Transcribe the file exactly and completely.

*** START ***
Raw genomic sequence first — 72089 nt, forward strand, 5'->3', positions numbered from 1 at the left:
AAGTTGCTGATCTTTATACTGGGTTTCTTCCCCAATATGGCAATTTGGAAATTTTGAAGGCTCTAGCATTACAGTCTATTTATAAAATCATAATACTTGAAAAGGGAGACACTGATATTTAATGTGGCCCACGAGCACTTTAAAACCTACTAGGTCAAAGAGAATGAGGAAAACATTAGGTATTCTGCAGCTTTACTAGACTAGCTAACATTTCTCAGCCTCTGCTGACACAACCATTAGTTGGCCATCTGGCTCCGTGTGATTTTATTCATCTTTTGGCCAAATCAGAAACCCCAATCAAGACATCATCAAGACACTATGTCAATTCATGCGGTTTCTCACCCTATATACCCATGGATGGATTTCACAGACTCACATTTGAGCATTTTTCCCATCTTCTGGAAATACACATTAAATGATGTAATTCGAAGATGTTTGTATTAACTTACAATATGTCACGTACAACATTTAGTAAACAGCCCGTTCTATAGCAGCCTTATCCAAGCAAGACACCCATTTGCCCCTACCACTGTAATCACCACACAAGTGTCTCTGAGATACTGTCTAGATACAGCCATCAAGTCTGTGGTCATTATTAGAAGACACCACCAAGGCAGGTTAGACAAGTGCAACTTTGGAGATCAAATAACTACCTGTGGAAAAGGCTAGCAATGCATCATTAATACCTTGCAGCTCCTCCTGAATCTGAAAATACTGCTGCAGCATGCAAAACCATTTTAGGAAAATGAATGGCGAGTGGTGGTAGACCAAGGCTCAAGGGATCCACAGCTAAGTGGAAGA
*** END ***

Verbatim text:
Raw genomic sequence first — 72089 nt, forward strand, 5'->3', positions numbered from 1 at the left:
AAGTTGCTGATCTTTATACTGGGTTTCTTCCCCAATATGGCAATTTGGAAATTTTGAAGGCTCTAGCATTACAGTCTATTTATAAAATCATAATACTTGAAAAGGGAGACACTGATATTTAATGTGGCCCACGAGCACTTTAAAACCTACTAGGTCAAAGAGAATGAGGAAAACATTAGGTATTCTGCAGCTTTACTAGACTAGCTAACATTTCTCAGCCTCTGCTGACACAACCATTAGTTGGCCATCTGGCTCCGTGTGATTTTATTCATCTTTTGGCCAAATCAGAAACCCCAATCAAGACATCATCAAGACACTATGTCAATTCATGCGGTTTCTCACCCTATATACCCATGGATGGATTTCACAGACTCACATTTGAGCATTTTTCCCATCTTCTGGAAATACACATTAAATGATGTAATTCGAAGATGTTTGTATTAACTTACAATATGTCACGTACAACATTTAGTAAACAGCCCGTTCTATAGCAGCCTTATCCAAGCAAGACACCCATTTGCCCCTACCACTGTAATCACCACACAAGTGTCTCTGAGATACTGTCTAGATACAGCCATCAAGTCTGTGGTCATTATTAGAAGACACCACCAAGGCAGGTTAGACAAGTGCAACTTTGGAGATCAAATAACTACCTGTGGAAAAGGCTAGCAATGCATCATTAATACCTTGCAGCTCCTCCTGAATCTGAAAATACTGCTGCAGCATGCAAAACCATTTTAGGAAAATGAATGGCGAGTGGTGGTAGACCAAGGCTCAAGGGATCCACAGCTAAGTGGAAGA